Following a months-long investigation, the Department of Justice has announced the existence of a well-funded plot "conceived, sponsored and directed" by "high-ranking members of the Iranian government" to assassinate Saudi Arabian ambassador Adel Al-Jubeir on U.S. soil in conjunction with informants in Mexican drug cartel Los Zetas. The "Hollywood" plot, revealed in an afternoon press conference and described in a detailed 21-page complaint [PDF], is alleged to have involved an attack on the Saudi and Israeli embassies in Washington, D.C. One suspect, naturalized American citizen Arbab Arbabsiar, has been arrested, while co-conspirator and Quds Force member Gholam Shakuri remains at large. Iranian officials were quick to label the charges a "fabrication" intended to distract from America's economic troubles.
Borf is dead. The masked mystery whose ubiquitious graffiti has confused Washington for months is revealed to be an 18-year-old anarchist. He had a good run, though, getting his work on dozens of locations in D.C., then going on tour through Raleigh, New York and San Francisco, inspiring an internet following in the process. And while his work wasn't brilliant enough to match the romantic counterculture image he tried to create, there's a truly sad story behind his pseudonym and icon: both belong to a friend who committed suicide two years ago. Of course, that's unlikely to arouse the sympathy of the various city officials spending (I would assume) hundreds of thousands of dollars to remove his work.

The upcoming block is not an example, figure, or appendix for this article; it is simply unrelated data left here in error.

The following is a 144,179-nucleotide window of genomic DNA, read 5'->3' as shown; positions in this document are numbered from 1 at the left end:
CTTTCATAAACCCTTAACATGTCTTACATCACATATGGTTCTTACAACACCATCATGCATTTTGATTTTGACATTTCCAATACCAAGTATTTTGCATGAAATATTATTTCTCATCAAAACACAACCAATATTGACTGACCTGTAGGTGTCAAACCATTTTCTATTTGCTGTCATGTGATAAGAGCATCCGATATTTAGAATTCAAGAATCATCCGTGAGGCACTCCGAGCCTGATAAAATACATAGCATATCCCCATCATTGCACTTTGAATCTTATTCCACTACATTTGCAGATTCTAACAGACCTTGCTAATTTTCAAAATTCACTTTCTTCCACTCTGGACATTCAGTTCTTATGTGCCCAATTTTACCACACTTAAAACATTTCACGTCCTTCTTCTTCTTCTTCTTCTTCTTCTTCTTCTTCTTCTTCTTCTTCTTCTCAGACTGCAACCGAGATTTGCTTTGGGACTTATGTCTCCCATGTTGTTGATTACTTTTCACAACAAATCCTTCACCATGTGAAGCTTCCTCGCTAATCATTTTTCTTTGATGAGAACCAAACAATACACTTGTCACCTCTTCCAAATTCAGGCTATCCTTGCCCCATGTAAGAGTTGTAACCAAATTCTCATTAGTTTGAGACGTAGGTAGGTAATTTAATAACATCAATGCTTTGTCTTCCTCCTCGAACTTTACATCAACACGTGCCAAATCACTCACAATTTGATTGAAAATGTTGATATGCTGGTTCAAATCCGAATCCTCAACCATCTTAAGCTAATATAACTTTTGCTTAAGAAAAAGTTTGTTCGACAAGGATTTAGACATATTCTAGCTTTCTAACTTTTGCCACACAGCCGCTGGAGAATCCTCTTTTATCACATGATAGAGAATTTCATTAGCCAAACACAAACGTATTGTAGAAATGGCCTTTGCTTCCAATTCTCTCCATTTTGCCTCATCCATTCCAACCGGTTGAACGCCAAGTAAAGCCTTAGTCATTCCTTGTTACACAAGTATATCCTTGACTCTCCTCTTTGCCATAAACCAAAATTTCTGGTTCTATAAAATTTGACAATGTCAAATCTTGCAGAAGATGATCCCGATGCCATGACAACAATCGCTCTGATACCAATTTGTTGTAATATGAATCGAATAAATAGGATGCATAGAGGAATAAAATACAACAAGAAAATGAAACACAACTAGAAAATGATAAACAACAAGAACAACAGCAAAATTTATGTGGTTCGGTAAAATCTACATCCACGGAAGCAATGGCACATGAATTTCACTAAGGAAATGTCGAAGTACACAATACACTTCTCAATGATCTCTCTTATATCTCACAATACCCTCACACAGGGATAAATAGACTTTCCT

As Man Lay Dying, Witnesses Turned Away "D.C. police released a startling surveillance tape yesterday that shows a daylight killing at a Northeast Washington gas station and witnesses doing nothing to report the crime or tend to the victim as he lay bleeding on the concrete." Is this just a product of D.C.'s crime and chaos or signficant of a more callous nation?
A good New Yorker piece on George Pelecanos, who is my favorite crime author not just for his skills, but because he sets his novels in D.C.